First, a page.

Garden City. He grew upon the grounds of the Singapore
Botanic Gardens, began working there at 18 and later
helped develop its landmark attraction, the National Orchid
Garden. In 2015, Mr Said will serve his 50th year as an officer
with the National Parks Board (NParks).
He shares his fondest green memories with us.
I’m a very lucky man to be working at the Singapore Botanic Gardens. In fact, I was born here. That was in 1947, two years after the Japanese Occupation ended. Lucky, right?
My family lived in the Javanese quarters of the Gardens. My father was the driver for the Director, and in the afternoons, he’d look after the plants and flowers. The Javanese quarters were located where the Eco-Garden is today. It was like a kampong, with coconut, banana and tapioca trees around it. I had many good friends, and as children, we’d earn a little money by pushing cars out of the flooded roads at Bukit Timah.
Mr Said Bin Zailani
I met my wife at the Javanese quarters, too. There were about 10 blocks there, and I lived in Block 1 while she stayed at Block 3. We used to quarrel a lot as kids. But one day, we got together! We held a simple wedding ceremony right at our quarters. That’s my favourite memory.
An orchid is like a beautiful lady. My favourite is the Pigeon Orchid because it is simple and has white petals that look like
a pigeon’s wings. When you rub the petals together, it gives off a pleasant smell – a natural, free perfume.
I’ve worked closely with many of our orchid experts, including the late Arthur George Alphonso. When Queen Elizabeth II visited the Gardens in 1972, I helped Mr Alphonso to create the Dendrobium Elizabeth hybrid, in her honour.
The 1980s were exciting times for the Gardens. As part of my work, I was sent to Johor, Pahang, Palembang and Terengganu to collect wild orchids.
I’d camp in the jungle for three nights. I learnt how to grow epiphytic orchids as there were many of them in the trees. But when we brought these species home, not all of them could grow. Our hot weather is challenging. But we tried our best.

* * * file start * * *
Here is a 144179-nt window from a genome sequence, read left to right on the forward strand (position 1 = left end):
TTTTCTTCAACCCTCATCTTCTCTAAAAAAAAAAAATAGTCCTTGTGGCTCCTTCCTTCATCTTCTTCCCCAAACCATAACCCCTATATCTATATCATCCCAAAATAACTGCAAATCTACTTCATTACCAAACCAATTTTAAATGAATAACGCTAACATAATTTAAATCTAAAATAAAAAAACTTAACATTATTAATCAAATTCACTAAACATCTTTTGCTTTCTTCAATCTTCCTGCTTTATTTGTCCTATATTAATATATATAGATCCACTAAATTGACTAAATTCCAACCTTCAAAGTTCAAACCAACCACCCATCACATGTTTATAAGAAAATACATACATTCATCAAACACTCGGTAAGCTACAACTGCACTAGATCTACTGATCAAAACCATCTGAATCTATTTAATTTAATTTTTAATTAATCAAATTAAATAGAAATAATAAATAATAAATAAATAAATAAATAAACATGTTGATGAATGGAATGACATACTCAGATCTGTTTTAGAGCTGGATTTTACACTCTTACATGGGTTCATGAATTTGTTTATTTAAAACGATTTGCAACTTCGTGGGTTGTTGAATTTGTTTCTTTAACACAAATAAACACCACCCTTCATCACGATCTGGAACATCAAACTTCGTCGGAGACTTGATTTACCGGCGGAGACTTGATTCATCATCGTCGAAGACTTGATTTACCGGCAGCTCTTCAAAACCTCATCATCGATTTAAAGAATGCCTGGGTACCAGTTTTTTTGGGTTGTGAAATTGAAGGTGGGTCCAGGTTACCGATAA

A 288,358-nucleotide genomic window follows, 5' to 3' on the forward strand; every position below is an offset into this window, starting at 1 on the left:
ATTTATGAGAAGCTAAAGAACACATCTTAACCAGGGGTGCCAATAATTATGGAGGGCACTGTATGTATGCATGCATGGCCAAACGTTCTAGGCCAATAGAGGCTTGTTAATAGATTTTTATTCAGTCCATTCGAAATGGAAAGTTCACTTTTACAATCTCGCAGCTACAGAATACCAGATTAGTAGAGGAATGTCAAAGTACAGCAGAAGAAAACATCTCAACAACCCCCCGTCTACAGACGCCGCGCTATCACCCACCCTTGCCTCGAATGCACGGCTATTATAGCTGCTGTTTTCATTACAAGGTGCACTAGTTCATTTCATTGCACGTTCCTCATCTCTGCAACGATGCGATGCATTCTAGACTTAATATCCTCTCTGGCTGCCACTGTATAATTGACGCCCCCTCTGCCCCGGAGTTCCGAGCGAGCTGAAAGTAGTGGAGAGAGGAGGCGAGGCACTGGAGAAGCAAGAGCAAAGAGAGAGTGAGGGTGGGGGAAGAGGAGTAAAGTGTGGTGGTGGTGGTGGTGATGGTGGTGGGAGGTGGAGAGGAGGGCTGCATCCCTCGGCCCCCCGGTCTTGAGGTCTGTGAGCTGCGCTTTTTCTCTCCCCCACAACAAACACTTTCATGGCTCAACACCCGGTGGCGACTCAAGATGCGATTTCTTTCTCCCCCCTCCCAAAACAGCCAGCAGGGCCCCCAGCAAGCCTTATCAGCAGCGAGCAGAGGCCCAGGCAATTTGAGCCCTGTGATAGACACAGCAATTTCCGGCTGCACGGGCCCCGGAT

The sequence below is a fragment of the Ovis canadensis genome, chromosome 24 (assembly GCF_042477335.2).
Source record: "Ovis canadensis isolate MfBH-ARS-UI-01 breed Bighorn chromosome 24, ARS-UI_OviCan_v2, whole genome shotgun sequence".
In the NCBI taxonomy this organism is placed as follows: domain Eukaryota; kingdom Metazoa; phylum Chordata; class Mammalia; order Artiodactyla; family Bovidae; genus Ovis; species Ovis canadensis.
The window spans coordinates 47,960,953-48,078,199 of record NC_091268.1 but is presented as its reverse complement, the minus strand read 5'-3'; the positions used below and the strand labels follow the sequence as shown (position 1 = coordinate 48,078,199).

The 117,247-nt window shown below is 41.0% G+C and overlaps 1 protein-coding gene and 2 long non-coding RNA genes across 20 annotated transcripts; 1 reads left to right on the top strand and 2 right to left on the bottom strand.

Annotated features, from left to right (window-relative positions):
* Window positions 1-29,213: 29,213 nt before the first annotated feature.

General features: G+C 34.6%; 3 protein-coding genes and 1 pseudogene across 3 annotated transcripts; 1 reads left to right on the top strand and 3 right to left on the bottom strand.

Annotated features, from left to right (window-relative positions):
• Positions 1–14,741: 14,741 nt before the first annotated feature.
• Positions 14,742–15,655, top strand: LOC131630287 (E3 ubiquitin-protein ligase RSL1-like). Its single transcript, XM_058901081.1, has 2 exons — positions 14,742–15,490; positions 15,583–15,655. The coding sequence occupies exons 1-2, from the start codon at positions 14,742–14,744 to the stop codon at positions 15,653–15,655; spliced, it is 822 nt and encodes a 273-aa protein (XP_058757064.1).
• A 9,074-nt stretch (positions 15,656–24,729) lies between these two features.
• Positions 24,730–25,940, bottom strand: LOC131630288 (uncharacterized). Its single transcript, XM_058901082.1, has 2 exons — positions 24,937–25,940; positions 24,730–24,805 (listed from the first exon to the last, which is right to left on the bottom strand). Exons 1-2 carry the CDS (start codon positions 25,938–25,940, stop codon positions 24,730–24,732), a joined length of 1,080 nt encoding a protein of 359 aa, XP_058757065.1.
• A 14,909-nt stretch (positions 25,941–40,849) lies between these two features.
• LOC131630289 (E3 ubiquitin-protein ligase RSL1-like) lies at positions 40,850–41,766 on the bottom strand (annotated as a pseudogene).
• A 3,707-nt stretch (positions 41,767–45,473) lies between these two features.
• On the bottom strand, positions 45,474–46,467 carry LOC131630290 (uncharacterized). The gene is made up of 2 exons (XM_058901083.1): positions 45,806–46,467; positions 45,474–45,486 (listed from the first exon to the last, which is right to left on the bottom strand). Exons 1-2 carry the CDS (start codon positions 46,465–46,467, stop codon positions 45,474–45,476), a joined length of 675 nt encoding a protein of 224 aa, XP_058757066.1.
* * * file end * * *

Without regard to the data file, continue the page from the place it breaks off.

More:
I also helped to set up the Orchid Enclosure. This was visited by so many people that the managers decided to build the National Orchid Garden. I’ve been here since it opened in 1995. We now have 20,000 orchid plants, some 1,000 species and 2,000 hybrids.
The Gardens today are different from before. We have more experts and scientists now. But some things never change. The Bandstand has been around even before I was born. When I was young, I’d go there on Sundays to listen to musicians from around the world. We’d go there to picnic and makan. That’s still my favourite part of the Gardens.
Why are orchids important to me? They are very lovely plants. When I work on them, I don’t feel any stress. We all know that it’s very calming to work in nature. Orchids keep me happy, and I want to continue doing this as long as I can.
LOVE AMONG THE BLOOMS
“Keep them safe, and show them love.” This was Mr Kothari s/o Mudavan Maideen Masood’s way of caring for the flowers and plants at the Istana.
Mr Kothari first began working there in 1965, at the age of 20. “I started as a simple gardener,” he says. “I did all the basics – trim the grass, sweep the paths, water the plants and even pluck fruit. After some time, I took charge of more areas.”
True to his work as an NParks officer, Mr Kothari has an abiding love of all things green. “The Istana is where heads of state come to visit,” he says, “so it’s important that we keep it beautiful. We felt proud when people said the plants were strong, healthy and beautiful.”
In 2015, having dedicated 50 years to the Public Service, Mr Kothari retired as one of NParks’ longest-serving officers. Why did he spend five decades with the agency? “I loved it, all of it,” he says.